"It is only to ward off the evil spirits. An old tradition."

"Very well, Błn. And you will call me..."

"I will call you my faceman because you have so many - and all of them very, very nice."

"Ah, and what of the evil spirits?"

"They will never know which one to catch..."


He sat on the couch, watching Dao Quy fuss around in the kitchen, preparing their lunch. She'd gone out first thing that morning, coming back loaded down with delicacies from the local market. Pin had been sent to accompany her, and Peck wanted to laugh at the look on his face as he hauled in the various bundles. Despite his upset, Pin had dutifully assisted in putting away the groceries before scurrying away to his more usual duties.

She looked over at him now and smiled. He grinned back. She had protested when he insisted Pin go along, but he knew she was secretly pleased that he was concerned with her safety. And he was. She may know her way around Saigon, but she was also a beautiful woman in a city filled with soldiers. He was taking no chances. Not with her.

His 'wife'.

He sighed, turned to look out onto the patio. Yesterday, talking, learning about each other, getting comfortable, they'd seemed to fall into their new roles with such ease. It was like the girls at the orphanage, playing house. He'd gotten roped into their games when he was little, either as the son or the husband. Until he got old enough to realize little boys didn't play those games.

But that's what he was doing now. Playing house. Granted, there were some additions to the way they played it at the orphanage. Very nice additions. But they were still playing. Which was okay. They both knew the ground rules. They both knew that in another month or so, the game would be over. He'd be healed up enough to go back to Nha Trang, and she...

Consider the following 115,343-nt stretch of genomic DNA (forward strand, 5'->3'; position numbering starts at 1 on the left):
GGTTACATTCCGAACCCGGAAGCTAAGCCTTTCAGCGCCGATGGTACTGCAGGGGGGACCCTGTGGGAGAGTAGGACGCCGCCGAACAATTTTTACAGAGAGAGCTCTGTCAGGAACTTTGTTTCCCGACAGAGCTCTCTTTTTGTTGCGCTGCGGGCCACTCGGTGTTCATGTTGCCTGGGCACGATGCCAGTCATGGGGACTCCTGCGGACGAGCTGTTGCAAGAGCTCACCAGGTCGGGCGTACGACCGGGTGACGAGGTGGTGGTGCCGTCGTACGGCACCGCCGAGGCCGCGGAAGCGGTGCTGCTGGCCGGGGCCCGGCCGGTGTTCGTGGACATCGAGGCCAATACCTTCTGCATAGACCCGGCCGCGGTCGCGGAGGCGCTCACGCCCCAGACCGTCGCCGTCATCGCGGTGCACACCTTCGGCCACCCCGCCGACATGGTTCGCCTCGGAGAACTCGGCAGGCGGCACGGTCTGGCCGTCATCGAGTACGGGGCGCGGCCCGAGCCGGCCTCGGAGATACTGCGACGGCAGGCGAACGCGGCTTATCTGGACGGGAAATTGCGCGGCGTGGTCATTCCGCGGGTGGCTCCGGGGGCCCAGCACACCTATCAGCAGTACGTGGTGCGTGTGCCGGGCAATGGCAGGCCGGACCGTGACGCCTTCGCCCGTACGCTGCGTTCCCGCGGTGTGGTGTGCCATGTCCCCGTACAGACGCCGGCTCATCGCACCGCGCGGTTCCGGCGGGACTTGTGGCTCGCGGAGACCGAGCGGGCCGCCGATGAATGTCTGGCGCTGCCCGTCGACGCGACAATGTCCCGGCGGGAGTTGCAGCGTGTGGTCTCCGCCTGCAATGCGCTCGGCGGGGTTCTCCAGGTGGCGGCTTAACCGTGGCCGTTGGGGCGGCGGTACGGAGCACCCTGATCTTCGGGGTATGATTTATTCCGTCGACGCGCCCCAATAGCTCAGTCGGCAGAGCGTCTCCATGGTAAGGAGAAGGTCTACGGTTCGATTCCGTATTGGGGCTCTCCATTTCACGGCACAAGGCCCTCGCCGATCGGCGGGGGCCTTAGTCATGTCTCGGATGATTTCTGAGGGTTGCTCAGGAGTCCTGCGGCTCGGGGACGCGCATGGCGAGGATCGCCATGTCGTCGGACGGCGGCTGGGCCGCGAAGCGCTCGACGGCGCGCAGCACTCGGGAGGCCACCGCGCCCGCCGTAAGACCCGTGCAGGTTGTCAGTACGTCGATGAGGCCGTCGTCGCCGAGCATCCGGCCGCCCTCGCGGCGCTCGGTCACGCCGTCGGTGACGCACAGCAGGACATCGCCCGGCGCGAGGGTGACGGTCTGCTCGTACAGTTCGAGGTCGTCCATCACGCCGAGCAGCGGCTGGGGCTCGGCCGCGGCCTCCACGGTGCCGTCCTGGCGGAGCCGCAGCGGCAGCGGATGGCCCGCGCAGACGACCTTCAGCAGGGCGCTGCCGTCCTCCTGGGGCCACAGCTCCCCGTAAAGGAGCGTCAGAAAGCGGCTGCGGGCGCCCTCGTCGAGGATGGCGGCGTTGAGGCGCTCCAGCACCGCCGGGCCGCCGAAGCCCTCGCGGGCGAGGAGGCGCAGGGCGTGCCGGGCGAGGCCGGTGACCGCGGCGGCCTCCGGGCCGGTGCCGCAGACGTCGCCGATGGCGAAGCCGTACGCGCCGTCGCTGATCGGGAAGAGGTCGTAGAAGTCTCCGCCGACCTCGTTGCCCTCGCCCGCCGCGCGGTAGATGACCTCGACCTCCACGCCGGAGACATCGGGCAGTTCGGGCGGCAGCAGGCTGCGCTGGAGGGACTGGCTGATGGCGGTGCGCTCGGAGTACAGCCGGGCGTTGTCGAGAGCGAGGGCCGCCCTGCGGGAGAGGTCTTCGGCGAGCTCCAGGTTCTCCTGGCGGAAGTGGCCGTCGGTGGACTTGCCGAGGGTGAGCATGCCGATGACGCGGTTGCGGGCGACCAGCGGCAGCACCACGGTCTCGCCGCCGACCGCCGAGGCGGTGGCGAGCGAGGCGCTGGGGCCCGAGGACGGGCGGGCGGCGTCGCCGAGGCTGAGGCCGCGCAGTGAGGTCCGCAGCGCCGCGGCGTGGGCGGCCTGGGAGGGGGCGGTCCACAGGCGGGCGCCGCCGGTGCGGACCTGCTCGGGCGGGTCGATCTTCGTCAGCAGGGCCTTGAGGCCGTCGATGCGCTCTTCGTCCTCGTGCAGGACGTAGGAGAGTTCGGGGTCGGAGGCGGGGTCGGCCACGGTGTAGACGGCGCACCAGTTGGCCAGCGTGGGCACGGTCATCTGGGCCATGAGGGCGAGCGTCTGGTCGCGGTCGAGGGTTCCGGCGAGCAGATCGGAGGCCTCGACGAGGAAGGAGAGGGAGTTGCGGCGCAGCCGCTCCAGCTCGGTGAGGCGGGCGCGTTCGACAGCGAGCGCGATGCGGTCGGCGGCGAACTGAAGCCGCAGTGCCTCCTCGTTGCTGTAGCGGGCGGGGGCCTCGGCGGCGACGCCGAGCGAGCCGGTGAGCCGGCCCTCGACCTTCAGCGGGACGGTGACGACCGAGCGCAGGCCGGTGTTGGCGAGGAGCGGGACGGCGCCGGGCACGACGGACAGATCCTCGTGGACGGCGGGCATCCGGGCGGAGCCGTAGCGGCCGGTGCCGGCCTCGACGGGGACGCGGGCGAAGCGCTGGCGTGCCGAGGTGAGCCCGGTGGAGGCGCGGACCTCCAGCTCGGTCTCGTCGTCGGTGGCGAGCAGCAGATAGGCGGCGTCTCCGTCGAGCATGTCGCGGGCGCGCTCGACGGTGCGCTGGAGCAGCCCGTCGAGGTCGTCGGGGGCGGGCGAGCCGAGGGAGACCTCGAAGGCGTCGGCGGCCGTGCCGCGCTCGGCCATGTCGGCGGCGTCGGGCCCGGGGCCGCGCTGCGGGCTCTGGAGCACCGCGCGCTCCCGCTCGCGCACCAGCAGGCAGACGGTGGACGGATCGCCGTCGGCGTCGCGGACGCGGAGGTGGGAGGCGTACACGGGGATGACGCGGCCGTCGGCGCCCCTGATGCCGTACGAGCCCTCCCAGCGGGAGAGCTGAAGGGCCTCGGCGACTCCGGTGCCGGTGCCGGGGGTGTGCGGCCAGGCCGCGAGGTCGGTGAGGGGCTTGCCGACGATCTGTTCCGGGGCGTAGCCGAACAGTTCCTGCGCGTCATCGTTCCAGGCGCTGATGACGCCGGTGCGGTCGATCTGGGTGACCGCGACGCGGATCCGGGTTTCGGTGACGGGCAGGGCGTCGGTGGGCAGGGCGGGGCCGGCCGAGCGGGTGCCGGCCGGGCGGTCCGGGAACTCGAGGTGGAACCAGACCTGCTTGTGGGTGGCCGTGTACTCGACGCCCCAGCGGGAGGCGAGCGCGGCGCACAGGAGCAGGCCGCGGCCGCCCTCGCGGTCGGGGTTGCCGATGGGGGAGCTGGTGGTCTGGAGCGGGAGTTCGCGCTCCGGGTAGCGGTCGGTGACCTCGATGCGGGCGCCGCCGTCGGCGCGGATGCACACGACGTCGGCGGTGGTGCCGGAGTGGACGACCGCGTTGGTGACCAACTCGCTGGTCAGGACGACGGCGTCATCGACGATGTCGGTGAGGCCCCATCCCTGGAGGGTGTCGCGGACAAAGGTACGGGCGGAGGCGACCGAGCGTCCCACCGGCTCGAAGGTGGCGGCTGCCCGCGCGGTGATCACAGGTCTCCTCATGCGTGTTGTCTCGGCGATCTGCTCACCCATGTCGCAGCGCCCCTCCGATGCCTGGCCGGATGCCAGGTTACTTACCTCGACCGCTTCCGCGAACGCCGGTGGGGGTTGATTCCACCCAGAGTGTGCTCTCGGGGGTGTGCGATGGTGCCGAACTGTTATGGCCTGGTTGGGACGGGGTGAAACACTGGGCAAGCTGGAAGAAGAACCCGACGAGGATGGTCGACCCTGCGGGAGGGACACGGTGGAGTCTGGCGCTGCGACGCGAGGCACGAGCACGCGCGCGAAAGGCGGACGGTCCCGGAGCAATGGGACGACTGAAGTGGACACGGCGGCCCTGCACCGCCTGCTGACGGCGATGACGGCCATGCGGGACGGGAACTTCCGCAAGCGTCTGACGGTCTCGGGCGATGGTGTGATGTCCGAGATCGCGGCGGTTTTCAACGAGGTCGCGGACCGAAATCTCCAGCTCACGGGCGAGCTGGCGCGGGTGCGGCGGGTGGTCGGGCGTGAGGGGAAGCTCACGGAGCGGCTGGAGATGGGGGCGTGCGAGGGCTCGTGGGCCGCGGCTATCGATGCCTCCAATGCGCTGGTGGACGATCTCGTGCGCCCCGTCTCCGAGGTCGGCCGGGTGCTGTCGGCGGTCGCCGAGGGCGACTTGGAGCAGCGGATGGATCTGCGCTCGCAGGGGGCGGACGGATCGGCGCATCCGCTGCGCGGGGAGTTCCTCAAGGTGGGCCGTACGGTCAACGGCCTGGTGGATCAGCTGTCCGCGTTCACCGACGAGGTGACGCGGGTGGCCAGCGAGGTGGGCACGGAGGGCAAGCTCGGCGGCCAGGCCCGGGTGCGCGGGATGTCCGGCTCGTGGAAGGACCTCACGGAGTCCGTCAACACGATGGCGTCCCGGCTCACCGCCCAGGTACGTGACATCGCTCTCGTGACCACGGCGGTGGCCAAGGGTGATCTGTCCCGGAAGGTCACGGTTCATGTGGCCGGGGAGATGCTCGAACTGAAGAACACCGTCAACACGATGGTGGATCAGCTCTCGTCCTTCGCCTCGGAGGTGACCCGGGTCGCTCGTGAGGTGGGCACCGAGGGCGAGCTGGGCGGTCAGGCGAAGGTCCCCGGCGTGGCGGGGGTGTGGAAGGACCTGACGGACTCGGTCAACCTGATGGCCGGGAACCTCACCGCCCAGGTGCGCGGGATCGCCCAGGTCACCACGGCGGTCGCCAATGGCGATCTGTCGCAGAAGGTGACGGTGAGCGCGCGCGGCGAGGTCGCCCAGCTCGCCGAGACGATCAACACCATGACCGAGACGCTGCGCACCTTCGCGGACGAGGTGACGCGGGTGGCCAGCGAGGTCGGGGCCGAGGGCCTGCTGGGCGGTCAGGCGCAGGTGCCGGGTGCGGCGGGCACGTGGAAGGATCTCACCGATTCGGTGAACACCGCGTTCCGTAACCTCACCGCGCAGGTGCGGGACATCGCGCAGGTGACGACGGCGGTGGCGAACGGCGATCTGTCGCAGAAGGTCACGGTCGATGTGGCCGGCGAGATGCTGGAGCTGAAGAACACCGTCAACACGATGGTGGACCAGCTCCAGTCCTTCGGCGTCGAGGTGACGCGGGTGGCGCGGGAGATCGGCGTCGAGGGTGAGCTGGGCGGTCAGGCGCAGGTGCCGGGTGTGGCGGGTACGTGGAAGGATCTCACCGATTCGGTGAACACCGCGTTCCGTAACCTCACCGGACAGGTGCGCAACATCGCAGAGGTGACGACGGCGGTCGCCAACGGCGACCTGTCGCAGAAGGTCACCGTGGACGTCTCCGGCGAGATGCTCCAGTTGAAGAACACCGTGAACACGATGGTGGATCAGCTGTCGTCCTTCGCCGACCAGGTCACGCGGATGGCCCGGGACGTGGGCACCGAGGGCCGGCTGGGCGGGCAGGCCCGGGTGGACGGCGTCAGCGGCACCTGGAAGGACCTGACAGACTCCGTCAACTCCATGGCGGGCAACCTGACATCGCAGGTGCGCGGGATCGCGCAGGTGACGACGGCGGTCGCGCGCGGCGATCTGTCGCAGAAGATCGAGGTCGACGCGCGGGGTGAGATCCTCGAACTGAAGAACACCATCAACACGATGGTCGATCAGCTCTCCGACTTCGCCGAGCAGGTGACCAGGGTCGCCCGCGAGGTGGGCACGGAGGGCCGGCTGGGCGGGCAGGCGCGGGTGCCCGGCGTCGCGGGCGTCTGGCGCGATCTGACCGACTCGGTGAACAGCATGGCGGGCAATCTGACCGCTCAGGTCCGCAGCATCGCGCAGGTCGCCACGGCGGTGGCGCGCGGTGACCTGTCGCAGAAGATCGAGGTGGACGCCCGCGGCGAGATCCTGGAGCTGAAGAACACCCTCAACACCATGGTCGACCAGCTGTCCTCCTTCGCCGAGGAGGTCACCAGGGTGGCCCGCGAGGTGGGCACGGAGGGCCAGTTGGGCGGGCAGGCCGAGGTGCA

He didn't like to think about that. For either of them. He was strangely not comforted by the fact that Dao Quy wouldn't be standing around in bars, looking for the next john. He'd talk to Lam Thanh, make sure she was taken care of as much as possible. She was so young and intelligent - she shouldn't be in this business at all.

But that was Vietnam now. Everything, from the war to jobs, even whom one married, was based on politics, and who was pissed off at whom.

He had no delusions about his own future. Smith had made that perfectly clear, back at Cam Ranh Bay. Couple that with Wrenn's visit the day before that...

He leaned back in the couch, stared up at the ceiling. How the hell had his life gotten so fucked up? Every time he thought he had things under control, something happened and it all went to hell. No matter how he worked it.

Growing up, he kept being told he couldn't make things happen. Just be himself, and the right family would come along. If they didn't, it was because God had some other purpose for him.


At sixteen, long past the he's-so-cute-let's-adopt-him stage, he'd finally realized that God had dropped the ball. Things worked out so much better for him when he took an active hand in them.

At least, until Leslie.

He straightened on the couch. None of that mattered now. He was what he was, did what he did. The fates, or God, or something out of his hands had gotten him into this mess with Smith; he'd get himself out of it. He had no doubt his transfer papers would be waiting when he got back to Nha Trang. Wrenn had been pretty confident of that. Had to be, to propose what he had.

He didn't especially want to be under Wrenn's thumb again. And he definitely didn't like this latest job. But, until he could find another unit, or a way back to the World, there weren't a lot of options. Of course, there was that one little hitch.

Wrenn had planned to kill him.

That was then. This was now. Wrenn had shown more than a little interest in the relationship between Tommy Angel and Chow. He also knew Peck had connections on both sides. Not by choice; just one of those things that happen when you deal with people who aren't high on scruples. But Wrenn wanted those connections. More than he wanted Peck, but it was a package deal and they both knew it.

So far, he'd never dealt in drugs. Whether it was Sister Rose and her stern lectures, or just a general distaste for the people involved, he couldn't say. And he'd made a good enough living without delving into that world. That would change, tonight.

He looked over at Dao Quy, busily chopping...something. This was definitely one of those situations she would not be involved in.


He smiled as she brought the bowls to the table, fussing about the poor quality she had found in the market.

Time to play house.